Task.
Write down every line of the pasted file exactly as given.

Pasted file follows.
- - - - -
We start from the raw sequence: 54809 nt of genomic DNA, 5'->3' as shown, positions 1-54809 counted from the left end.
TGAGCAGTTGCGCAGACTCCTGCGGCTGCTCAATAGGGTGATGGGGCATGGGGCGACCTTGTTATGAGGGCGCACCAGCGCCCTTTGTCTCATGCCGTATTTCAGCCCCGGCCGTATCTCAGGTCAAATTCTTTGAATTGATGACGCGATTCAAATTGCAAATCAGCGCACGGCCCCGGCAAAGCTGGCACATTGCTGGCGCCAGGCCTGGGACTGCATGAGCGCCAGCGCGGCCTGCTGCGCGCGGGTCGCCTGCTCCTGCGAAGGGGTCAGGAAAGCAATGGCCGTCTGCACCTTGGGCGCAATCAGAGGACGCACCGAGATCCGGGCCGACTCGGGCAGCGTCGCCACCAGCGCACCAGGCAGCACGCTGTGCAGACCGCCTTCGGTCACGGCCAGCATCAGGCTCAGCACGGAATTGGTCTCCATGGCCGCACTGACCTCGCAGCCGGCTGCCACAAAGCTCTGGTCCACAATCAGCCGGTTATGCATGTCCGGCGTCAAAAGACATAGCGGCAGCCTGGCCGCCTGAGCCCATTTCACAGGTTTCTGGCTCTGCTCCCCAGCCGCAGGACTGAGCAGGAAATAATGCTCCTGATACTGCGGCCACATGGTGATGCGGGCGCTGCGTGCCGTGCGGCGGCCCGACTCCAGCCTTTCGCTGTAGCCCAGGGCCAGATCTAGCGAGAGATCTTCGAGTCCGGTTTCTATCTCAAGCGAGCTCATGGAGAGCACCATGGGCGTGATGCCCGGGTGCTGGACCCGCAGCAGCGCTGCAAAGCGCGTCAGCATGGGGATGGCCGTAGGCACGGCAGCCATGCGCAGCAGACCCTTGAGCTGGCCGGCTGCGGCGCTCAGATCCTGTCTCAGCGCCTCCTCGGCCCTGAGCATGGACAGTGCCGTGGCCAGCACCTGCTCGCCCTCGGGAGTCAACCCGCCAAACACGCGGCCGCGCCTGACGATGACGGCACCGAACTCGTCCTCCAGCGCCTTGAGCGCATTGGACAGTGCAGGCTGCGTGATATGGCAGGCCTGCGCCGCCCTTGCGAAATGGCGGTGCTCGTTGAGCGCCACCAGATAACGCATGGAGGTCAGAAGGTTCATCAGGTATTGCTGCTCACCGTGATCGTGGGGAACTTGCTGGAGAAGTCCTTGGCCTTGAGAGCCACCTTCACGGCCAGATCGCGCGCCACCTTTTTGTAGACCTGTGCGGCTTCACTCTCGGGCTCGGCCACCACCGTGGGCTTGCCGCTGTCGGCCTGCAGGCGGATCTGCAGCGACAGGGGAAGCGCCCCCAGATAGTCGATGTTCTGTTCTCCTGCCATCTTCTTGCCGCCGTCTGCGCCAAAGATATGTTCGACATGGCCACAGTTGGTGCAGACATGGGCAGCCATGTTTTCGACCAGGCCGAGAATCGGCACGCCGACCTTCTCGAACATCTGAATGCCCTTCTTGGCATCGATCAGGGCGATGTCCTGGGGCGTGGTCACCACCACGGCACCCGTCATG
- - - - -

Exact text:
We start from the raw sequence: 54809 nt of genomic DNA, 5'->3' as shown, positions 1-54809 counted from the left end.
TGAGCAGTTGCGCAGACTCCTGCGGCTGCTCAATAGGGTGATGGGGCATGGGGCGACCTTGTTATGAGGGCGCACCAGCGCCCTTTGTCTCATGCCGTATTTCAGCCCCGGCCGTATCTCAGGTCAAATTCTTTGAATTGATGACGCGATTCAAATTGCAAATCAGCGCACGGCCCCGGCAAAGCTGGCACATTGCTGGCGCCAGGCCTGGGACTGCATGAGCGCCAGCGCGGCCTGCTGCGCGCGGGTCGCCTGCTCCTGCGAAGGGGTCAGGAAAGCAATGGCCGTCTGCACCTTGGGCGCAATCAGAGGACGCACCGAGATCCGGGCCGACTCGGGCAGCGTCGCCACCAGCGCACCAGGCAGCACGCTGTGCAGACCGCCTTCGGTCACGGCCAGCATCAGGCTCAGCACGGAATTGGTCTCCATGGCCGCACTGACCTCGCAGCCGGCTGCCACAAAGCTCTGGTCCACAATCAGCCGGTTATGCATGTCCGGCGTCAAAAGACATAGCGGCAGCCTGGCCGCCTGAGCCCATTTCACAGGTTTCTGGCTCTGCTCCCCAGCCGCAGGACTGAGCAGGAAATAATGCTCCTGATACTGCGGCCACATGGTGATGCGGGCGCTGCGTGCCGTGCGGCGGCCCGACTCCAGCCTTTCGCTGTAGCCCAGGGCCAGATCTAGCGAGAGATCTTCGAGTCCGGTTTCTATCTCAAGCGAGCTCATGGAGAGCACCATGGGCGTGATGCCCGGGTGCTGGACCCGCAGCAGCGCTGCAAAGCGCGTCAGCATGGGGATGGCCGTAGGCACGGCAGCCATGCGCAGCAGACCCTTGAGCTGGCCGGCTGCGGCGCTCAGATCCTGTCTCAGCGCCTCCTCGGCCCTGAGCATGGACAGTGCCGTGGCCAGCACCTGCTCGCCCTCGGGAGTCAACCCGCCAAACACGCGGCCGCGCCTGACGATGACGGCACCGAACTCGTCCTCCAGCGCCTTGAGCGCATTGGACAGTGCAGGCTGCGTGATATGGCAGGCCTGCGCCGCCCTTGCGAAATGGCGGTGCTCGTTGAGCGCCACCAGATAACGCATGGAGGTCAGAAGGTTCATCAGGTATTGCTGCTCACCGTGATCGTGGGGAACTTGCTGGAGAAGTCCTTGGCCTTGAGAGCCACCTTCACGGCCAGATCGCGCGCCACCTTTTTGTAGACCTGTGCGGCTTCACTCTCGGGCTCGGCCACCACCGTGGGCTTGCCGCTGTCGGCCTGCAGGCGGATCTGCAGCGACAGGGGAAGCGCCCCCAGATAGTCGATGTTCTGTTCTCCTGCCATCTTCTTGCCGCCGTCTGCGCCAAAGATATGTTCGACATGGCCACAGTTGGTGCAGACATGGGCAGCCATGTTTTCGACCAGGCCGAGAATCGGCACGCCGACCTTCTCGAACATCTGAATGCCCTTCTTGGCATCGATCAGGGCGATGTCCTGGGGCGTGGTCACCACCACGGCACCCGTCATG